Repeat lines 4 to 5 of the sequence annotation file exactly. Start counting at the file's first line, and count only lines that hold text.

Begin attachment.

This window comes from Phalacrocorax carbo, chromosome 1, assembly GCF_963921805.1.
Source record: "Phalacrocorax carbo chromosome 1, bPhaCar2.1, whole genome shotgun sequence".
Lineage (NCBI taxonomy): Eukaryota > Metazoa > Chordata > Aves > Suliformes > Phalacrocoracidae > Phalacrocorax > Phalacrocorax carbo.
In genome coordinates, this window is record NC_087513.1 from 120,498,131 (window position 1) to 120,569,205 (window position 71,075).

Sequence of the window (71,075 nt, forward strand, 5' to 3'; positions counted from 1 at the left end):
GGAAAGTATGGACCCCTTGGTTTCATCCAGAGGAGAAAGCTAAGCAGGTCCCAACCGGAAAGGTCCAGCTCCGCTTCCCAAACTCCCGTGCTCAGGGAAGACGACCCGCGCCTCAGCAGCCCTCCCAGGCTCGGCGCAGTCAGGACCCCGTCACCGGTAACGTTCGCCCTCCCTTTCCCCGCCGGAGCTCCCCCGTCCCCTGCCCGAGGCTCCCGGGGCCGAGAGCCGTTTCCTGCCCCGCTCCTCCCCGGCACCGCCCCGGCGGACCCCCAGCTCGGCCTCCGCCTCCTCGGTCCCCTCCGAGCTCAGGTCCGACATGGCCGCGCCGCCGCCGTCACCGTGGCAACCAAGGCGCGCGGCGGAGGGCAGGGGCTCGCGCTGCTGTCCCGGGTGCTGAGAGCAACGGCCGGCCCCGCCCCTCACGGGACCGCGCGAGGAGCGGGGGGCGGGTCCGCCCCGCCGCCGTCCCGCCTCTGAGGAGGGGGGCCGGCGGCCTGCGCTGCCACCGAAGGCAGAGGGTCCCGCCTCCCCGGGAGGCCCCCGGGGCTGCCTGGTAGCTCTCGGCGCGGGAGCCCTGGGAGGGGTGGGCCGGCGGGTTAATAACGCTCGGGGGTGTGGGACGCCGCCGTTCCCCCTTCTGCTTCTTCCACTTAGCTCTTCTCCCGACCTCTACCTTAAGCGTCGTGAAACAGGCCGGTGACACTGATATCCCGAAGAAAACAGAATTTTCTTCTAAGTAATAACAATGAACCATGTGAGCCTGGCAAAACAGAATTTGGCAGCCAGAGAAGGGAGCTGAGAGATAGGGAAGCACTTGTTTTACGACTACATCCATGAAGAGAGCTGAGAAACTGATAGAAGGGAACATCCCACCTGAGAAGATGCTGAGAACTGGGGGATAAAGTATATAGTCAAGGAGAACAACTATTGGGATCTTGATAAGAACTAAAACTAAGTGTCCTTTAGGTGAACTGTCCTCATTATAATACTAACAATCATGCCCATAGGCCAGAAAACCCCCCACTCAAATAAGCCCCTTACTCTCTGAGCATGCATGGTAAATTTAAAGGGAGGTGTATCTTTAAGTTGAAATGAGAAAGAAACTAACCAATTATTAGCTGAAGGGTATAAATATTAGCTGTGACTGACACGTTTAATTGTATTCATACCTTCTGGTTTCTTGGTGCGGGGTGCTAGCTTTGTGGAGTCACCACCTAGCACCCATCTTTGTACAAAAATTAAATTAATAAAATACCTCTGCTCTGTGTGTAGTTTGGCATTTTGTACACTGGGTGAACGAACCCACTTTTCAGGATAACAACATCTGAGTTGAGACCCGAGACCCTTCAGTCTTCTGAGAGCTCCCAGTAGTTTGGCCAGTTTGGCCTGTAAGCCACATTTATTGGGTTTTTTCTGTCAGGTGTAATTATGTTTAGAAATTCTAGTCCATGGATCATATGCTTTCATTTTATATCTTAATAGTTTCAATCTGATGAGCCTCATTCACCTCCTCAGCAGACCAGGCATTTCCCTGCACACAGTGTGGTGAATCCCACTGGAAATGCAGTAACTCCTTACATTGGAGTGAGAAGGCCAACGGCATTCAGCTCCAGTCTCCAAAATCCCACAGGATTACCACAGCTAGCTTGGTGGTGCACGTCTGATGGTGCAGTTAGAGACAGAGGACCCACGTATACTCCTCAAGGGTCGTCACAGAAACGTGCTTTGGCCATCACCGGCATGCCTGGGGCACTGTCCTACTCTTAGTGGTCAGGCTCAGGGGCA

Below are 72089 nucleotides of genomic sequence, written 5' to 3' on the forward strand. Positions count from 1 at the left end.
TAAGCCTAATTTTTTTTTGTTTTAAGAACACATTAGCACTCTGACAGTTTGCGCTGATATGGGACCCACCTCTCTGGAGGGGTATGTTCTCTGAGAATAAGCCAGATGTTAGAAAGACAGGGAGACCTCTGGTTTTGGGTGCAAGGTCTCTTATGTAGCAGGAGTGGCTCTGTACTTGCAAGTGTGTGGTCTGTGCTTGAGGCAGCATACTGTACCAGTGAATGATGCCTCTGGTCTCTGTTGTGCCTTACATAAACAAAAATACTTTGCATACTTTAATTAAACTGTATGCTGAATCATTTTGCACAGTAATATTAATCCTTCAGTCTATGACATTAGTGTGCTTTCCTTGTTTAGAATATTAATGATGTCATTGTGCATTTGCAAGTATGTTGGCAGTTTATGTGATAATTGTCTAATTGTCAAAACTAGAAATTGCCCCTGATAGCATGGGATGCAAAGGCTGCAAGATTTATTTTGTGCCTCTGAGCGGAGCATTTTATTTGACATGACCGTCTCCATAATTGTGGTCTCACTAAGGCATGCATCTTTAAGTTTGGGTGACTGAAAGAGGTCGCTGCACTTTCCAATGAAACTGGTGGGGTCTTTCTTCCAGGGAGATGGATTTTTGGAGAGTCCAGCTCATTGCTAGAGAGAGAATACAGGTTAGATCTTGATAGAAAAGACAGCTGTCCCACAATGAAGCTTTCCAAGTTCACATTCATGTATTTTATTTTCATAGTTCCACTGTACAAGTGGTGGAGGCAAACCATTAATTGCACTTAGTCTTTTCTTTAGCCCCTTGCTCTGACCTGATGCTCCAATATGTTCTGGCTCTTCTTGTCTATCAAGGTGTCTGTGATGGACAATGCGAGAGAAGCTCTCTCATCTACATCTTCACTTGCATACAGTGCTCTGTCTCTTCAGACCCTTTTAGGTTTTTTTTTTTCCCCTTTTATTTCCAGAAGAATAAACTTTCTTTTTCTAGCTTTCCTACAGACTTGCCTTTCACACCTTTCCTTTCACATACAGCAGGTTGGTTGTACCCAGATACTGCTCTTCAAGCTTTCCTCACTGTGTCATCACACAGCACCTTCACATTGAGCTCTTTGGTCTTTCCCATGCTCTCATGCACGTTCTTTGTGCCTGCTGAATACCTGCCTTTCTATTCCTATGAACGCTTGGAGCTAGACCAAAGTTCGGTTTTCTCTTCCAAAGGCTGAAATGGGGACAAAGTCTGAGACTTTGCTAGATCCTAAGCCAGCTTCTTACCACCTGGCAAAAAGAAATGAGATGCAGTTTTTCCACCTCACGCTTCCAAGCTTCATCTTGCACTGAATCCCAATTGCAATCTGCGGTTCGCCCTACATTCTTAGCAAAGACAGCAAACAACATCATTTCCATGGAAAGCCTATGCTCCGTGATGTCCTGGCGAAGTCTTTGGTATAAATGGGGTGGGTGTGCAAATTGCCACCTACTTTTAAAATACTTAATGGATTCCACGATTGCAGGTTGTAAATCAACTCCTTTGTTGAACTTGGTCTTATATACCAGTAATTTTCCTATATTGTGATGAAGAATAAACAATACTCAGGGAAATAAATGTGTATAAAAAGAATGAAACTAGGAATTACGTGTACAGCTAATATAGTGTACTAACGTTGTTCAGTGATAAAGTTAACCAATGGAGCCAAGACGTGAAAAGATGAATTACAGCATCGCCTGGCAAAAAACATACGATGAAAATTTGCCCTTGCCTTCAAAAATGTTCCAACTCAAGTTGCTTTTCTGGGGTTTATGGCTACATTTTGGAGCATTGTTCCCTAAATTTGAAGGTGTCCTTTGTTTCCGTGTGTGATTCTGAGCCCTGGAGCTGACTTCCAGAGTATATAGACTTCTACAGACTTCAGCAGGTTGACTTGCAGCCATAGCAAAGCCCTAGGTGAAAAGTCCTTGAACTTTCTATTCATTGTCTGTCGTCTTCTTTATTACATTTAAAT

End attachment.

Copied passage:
In genome coordinates, this window is record NC_087513.1 from 120,498,131 (window position 1) to 120,569,205 (window position 71,075).

Sequence of the window (71,075 nt, forward strand, 5' to 3'; positions counted from 1 at the left end):